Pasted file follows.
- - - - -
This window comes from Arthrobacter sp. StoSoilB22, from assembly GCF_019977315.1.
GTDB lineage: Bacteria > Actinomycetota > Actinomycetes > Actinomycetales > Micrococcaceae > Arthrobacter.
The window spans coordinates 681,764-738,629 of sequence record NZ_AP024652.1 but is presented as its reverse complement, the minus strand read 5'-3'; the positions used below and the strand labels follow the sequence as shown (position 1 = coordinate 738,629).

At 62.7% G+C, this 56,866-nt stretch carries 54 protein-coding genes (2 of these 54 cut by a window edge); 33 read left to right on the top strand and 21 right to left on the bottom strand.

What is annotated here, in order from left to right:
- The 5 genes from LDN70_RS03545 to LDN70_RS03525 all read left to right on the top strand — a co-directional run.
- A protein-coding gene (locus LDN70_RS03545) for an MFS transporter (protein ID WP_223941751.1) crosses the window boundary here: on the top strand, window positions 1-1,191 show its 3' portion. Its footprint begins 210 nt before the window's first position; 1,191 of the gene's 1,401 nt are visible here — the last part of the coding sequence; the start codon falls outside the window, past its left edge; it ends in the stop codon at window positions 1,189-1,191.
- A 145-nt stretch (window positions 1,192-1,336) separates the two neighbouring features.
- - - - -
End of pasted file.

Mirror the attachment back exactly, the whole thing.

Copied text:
This window comes from Arthrobacter sp. StoSoilB22, from assembly GCF_019977315.1.
GTDB lineage: Bacteria > Actinomycetota > Actinomycetes > Actinomycetales > Micrococcaceae > Arthrobacter.
The window spans coordinates 681,764-738,629 of sequence record NZ_AP024652.1 but is presented as its reverse complement, the minus strand read 5'-3'; the positions used below and the strand labels follow the sequence as shown (position 1 = coordinate 738,629).

At 62.7% G+C, this 56,866-nt stretch carries 54 protein-coding genes (2 of these 54 cut by a window edge); 33 read left to right on the top strand and 21 right to left on the bottom strand.

What is annotated here, in order from left to right:
- The 5 genes from LDN70_RS03545 to LDN70_RS03525 all read left to right on the top strand — a co-directional run.
- A protein-coding gene (locus LDN70_RS03545) for an MFS transporter (protein ID WP_223941751.1) crosses the window boundary here: on the top strand, window positions 1-1,191 show its 3' portion. Its footprint begins 210 nt before the window's first position; 1,191 of the gene's 1,401 nt are visible here — the last part of the coding sequence; the start codon falls outside the window, past its left edge; it ends in the stop codon at window positions 1,189-1,191.
- A 145-nt stretch (window positions 1,192-1,336) separates the two neighbouring features.